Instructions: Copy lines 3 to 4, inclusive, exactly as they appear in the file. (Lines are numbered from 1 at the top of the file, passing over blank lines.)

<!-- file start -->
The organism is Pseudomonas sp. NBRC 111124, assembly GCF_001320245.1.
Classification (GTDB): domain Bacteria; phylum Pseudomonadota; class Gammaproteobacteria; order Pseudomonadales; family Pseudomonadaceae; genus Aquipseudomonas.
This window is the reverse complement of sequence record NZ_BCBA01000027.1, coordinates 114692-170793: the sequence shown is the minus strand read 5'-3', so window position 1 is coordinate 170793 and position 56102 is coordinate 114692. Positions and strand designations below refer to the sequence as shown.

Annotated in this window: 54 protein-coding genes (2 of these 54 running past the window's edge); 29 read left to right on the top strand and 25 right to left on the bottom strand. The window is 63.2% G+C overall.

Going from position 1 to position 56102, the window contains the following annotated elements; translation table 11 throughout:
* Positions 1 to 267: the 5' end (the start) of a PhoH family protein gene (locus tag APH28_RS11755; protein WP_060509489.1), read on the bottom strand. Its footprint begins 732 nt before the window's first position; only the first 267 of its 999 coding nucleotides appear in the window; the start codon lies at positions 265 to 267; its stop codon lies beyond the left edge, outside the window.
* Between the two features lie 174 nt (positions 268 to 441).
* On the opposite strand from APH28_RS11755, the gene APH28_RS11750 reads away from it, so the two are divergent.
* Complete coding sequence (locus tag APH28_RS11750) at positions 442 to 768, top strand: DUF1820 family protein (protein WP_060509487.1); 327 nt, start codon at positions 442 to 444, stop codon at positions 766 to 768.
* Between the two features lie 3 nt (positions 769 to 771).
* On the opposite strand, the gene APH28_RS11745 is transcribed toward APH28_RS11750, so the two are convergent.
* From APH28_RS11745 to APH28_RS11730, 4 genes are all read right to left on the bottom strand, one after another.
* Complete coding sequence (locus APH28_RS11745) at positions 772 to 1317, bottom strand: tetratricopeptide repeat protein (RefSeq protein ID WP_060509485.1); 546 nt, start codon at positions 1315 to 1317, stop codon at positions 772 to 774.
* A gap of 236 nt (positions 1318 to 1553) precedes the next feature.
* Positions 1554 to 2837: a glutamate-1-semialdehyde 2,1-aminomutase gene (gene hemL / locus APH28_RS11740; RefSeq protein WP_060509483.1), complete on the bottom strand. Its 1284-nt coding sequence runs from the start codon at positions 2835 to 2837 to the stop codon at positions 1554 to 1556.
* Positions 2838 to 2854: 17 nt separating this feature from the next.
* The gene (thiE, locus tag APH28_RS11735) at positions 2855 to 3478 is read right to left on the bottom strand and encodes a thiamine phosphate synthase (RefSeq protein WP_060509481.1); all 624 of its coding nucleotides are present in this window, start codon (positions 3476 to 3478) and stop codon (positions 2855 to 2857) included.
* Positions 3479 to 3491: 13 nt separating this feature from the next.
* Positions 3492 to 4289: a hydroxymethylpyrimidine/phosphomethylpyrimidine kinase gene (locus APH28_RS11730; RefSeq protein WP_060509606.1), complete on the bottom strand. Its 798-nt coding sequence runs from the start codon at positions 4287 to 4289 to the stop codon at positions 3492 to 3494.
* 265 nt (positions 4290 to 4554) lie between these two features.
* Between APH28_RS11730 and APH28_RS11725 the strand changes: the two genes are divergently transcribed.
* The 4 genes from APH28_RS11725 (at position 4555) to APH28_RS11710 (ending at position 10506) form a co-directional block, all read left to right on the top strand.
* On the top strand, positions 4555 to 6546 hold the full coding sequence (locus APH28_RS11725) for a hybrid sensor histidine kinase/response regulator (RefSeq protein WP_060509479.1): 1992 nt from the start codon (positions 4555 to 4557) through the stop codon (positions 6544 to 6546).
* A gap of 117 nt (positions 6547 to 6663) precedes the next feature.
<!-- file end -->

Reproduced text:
This window is the reverse complement of sequence record NZ_BCBA01000027.1, coordinates 114692-170793: the sequence shown is the minus strand read 5'-3', so window position 1 is coordinate 170793 and position 56102 is coordinate 114692. Positions and strand designations below refer to the sequence as shown.

Annotated in this window: 54 protein-coding genes (2 of these 54 running past the window's edge); 29 read left to right on the top strand and 25 right to left on the bottom strand. The window is 63.2% G+C overall.